While unique in its craftsmanship, a keen observer will notice that some of the buildings look familiar as they took inspiration from other famous temple buildings such as the Yomeimon Gate in Nikko and the Phoenix Hall of Byodo-in Temple in Kyoto.


Kousanji was modeled after famous Japanese religious structures. 
Photo credit: Kousanji


However, the temple’s The Hill of Hope is truly unique – it covers 5,000 square meters and uses 3,000 tons of marble sourced from Italy. Famed environmental sculptor Itto Kuetani filled it with large and small monuments similar to ancient Greek and Italian sanctuaries that harmonize with nature and represent peace and hope for the future.


The Hill of Hope is a marvel that symbolizes hope for the future.
Photo Credit: Kousanji Museum


Discover the hidden charms of Mitarai


For a trip back in time to Japan’s Edo era (17th century to mid-19th century), there is no place better than the former boat hub of Mitarai. Mitarai’s harbor once offered shelter while boats waited for tides and winds to turn, but after the popularization of steam powered boats, its location allowed it to escape most 20th century development. Now, you can wander the near perfectly preserved streets to one of Japan’s oldest clock shops, a former ship builder’s shop and one of the many teahouses.


Mitarai is one of five islands connected by a series of scenic bridges, so it’s also an ideal stop for touring cyclists to take a break and sample the local cuisine. You can easily walk around making your own discoveries, but guided tours are available and give you a better understanding of how the town’s significance in history.


Mitarai was an important port town where marine travelers stayed to wait for favorable tides and winds.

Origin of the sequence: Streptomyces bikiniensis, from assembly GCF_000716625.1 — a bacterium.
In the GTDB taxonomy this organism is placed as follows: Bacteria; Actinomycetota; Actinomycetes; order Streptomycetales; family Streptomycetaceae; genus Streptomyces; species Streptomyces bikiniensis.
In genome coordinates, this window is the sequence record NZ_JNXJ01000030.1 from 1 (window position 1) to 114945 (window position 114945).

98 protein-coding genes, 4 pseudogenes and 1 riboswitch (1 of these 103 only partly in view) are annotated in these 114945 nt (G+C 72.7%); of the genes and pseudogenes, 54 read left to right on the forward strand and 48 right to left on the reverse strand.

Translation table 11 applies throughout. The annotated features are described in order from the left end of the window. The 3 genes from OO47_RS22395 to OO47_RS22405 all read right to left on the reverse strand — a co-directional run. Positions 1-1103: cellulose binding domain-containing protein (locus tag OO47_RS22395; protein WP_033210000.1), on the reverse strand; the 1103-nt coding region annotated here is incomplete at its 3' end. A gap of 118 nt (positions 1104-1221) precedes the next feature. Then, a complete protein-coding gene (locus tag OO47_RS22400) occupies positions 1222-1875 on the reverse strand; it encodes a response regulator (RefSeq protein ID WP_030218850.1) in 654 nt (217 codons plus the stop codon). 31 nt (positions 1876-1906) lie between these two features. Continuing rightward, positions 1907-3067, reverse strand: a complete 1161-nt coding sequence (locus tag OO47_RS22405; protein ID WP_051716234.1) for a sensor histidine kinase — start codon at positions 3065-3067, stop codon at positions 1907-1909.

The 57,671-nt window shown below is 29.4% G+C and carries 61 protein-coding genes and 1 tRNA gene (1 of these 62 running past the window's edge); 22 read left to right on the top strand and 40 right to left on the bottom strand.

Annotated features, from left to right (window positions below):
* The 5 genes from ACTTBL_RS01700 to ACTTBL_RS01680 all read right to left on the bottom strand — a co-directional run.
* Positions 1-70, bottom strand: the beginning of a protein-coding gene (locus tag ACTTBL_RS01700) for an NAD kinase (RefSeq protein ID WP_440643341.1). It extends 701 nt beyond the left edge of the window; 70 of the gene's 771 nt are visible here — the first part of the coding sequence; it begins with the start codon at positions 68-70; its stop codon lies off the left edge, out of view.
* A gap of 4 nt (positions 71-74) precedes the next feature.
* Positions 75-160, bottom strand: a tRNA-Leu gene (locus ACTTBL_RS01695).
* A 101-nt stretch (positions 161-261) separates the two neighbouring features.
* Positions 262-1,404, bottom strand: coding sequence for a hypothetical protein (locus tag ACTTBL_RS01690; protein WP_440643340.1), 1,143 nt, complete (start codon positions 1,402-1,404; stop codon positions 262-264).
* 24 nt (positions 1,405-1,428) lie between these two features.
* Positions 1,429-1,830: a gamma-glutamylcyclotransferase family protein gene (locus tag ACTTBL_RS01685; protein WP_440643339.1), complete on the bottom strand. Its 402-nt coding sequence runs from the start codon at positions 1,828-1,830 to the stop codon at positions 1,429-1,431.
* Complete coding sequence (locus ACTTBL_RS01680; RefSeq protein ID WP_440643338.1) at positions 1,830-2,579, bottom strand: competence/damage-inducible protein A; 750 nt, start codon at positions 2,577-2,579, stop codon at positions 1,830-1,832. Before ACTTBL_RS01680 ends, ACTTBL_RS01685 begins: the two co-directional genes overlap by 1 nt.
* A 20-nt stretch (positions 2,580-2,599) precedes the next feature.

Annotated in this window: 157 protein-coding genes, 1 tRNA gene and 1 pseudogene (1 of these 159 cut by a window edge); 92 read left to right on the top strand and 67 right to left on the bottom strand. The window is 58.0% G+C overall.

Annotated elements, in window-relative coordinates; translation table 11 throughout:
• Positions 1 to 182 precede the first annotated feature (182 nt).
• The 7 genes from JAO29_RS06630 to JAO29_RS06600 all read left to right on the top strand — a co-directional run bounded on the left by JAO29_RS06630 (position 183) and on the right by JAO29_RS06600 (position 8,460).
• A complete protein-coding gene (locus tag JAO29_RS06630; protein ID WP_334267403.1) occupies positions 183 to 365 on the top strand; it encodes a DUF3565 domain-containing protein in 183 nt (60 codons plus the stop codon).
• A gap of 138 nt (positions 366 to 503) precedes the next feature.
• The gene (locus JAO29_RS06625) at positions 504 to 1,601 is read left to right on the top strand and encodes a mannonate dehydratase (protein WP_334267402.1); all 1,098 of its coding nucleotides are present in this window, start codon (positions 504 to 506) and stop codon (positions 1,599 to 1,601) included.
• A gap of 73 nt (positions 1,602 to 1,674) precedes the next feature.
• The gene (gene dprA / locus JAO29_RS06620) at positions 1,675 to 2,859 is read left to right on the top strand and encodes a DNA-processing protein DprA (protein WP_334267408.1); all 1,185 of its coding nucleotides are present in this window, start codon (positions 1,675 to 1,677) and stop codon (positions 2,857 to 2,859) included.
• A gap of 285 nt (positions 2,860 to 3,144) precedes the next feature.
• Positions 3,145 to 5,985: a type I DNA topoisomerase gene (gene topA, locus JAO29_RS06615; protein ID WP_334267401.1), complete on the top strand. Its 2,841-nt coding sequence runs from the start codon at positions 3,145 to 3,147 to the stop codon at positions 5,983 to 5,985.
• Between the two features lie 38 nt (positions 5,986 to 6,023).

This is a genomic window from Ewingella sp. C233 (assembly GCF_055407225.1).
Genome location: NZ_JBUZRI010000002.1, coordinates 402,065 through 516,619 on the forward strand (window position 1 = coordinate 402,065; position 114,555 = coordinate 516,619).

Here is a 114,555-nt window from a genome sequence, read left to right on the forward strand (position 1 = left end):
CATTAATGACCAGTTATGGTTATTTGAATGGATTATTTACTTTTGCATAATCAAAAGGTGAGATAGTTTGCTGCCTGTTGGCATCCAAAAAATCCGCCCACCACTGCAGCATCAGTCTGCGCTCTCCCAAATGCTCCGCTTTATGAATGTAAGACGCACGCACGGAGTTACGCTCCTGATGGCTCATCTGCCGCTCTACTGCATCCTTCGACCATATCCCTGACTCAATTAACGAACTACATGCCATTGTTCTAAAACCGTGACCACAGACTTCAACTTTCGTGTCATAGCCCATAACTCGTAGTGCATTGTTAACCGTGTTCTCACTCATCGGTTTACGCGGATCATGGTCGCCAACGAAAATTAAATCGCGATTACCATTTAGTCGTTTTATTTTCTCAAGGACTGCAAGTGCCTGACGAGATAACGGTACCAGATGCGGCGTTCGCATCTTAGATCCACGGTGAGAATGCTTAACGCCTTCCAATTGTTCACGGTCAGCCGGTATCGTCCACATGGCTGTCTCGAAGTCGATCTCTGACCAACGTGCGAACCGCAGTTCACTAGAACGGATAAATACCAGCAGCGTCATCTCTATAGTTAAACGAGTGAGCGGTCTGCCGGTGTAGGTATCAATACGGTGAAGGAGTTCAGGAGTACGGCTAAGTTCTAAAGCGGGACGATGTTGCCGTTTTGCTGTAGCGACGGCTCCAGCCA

Sandankyo Gorge: Nature’s masterpiece carved in stone


Photographer Kuma Nanpo first discovered the beauty of Sandankyo Gorge in 1917 and was so entranced by its natural beauty that he made it his mission to preserve it forever. Once the area was designated a Place of Scenic Beauty, he worked on making trails through the gorge that interfered with nature as little as possible.


Sandankyo Gorge is considered one of the Special Valleys of Scenic Beauty in Japan.


The trails Nanpo and the local residents made are still being used, and today you can walk past 100-meter-high sheer rock faces and several waterfalls on hikes of varying difficulties and lengths. Hiking isn’t the only way to experience Sandankyo Gorge though, you can rent boats or kayaks and take it all in from its immaculate waters.


Experience the wonder of Sandankyo Gorge from the water.


Thanks to the efforts of the community, the fact that environmental impact on Sandankyo Gorge has been carefully taken care of for so long is truly inspiring, leading you to wonder what you can do to protect natural scenes closer to home.



    About the author

    Author: Ashleigh Leyshon
    Profile: A world traveler, Ashleigh has lived and worked across the globe including Australia, Ukraine, the UK and Japan. She’s always keen to go on new adventures, often with her cat Sova in tow.